technology impacts society perilously, we must also regulate both
centralized and decentralized platforms, infrastructures, and interfaces
with inventive, restrictive, and reflexive policies.
The first presentations and interventions with Sociality will be on October 13th at MIT - Massachusetts Institute of Technology and at the Berkman Klein Center for Internet & Society, Harvard University on October 12th.
Read more about the Sociality project here:
The cultural celebration of technology concerns the ethics of representation. Critical art should account for the intentional and unintentional social consequences caused by technolibertarianism. In a time when institutions struggle to regulate technology, artists can creatively engage with regulations and governance as a form of Regulatory Art. Technology is now a cultural field in which belief systems, politics, and ethics are central in determining the acceptance of any technological system. Data, code, crypto, and platforms are not the law, nor above it, and they should never be. Technology has become a political agent and its governance needs creative, critical, and dynamic propositions from artists. Regulatory Art is the practice of addressing, engaging, and inquiring about regulations in the technocratic society we live in.
The project Obscurity connected individuals affected by the mugshot publishing industry and provided a point of departure for the project Right2Remove to regulate the exposure of stigmatizing and abusive content on Internet search engines.
After two years of activism and organizing, Right2Remove grew into a community of activists, lawyers, and journalists spread across the United States and internationally. Right2Remove is now forming as an organization and partnering with the Association for Accountability and Internet Democracy. In order to create Internet regulations Paolo Cirio’s campaign is successfully shifting the cultural understanding and knowledge about the Right to Be Forgotten and privacy inequality in United States.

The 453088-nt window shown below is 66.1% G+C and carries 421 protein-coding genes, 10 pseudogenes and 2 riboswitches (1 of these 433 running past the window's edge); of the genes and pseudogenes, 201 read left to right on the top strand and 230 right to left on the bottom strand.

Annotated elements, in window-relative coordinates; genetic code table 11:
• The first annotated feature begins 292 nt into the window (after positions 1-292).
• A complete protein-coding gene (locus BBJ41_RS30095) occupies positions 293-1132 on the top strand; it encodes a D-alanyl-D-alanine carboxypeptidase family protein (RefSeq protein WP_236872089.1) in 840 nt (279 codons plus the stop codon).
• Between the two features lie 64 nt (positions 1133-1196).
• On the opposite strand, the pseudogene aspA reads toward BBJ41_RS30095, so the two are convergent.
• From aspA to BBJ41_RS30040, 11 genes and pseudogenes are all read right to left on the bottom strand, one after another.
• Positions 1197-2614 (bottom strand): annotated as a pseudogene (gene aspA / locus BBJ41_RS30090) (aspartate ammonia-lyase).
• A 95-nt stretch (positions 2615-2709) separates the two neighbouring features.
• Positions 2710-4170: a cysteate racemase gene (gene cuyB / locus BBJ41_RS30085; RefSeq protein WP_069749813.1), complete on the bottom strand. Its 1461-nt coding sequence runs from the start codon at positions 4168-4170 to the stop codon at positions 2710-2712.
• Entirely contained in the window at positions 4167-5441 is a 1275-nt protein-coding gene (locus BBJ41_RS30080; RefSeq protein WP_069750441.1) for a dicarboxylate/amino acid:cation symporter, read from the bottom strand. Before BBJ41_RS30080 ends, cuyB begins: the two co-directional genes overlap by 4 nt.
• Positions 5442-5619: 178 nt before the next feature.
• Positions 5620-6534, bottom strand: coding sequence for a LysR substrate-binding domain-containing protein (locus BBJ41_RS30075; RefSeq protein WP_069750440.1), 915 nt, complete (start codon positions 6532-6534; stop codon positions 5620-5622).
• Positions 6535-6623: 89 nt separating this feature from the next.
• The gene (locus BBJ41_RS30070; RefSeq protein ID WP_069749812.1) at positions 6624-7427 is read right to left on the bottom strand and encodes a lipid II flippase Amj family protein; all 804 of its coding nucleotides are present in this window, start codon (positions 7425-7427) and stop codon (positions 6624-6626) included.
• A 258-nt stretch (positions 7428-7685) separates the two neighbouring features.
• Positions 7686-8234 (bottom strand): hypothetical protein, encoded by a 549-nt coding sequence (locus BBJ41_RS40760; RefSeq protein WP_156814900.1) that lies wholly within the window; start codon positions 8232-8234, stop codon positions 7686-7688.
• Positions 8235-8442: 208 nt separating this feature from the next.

The data collected for the Obscurity project, over 10 millions images of mugshots and 15 millions criminal records, has all been deleted without archived copies as a final part of the Internet art performance. In addition, the obfuscated websites will be delisted since they served their function and mugshot websites have been changing and multiplying.
Paolo Cirio discussed the mugshot websites and the Right2Remove in this article on The Guardian US in June:
The artwork Obscurity is currently in display as an art installation at the 12th Gwangju Biennale in South Korea:
Moreover, the Right to Remove and content moderation on Internet platforms will be discussed with experts in a panel organized by Paolo Cirio and the Center for Technology, Society & Policy at The School of Information, University of California Berkeley on November 15:
Finally to conclude the projects, Paolo Cirio addresses abuses and freedom of speech on the Internet with the theoretical text “Perceptions on Systems of Justice over the Internet”:
Thank you for your support.
Paolo Cirio Press.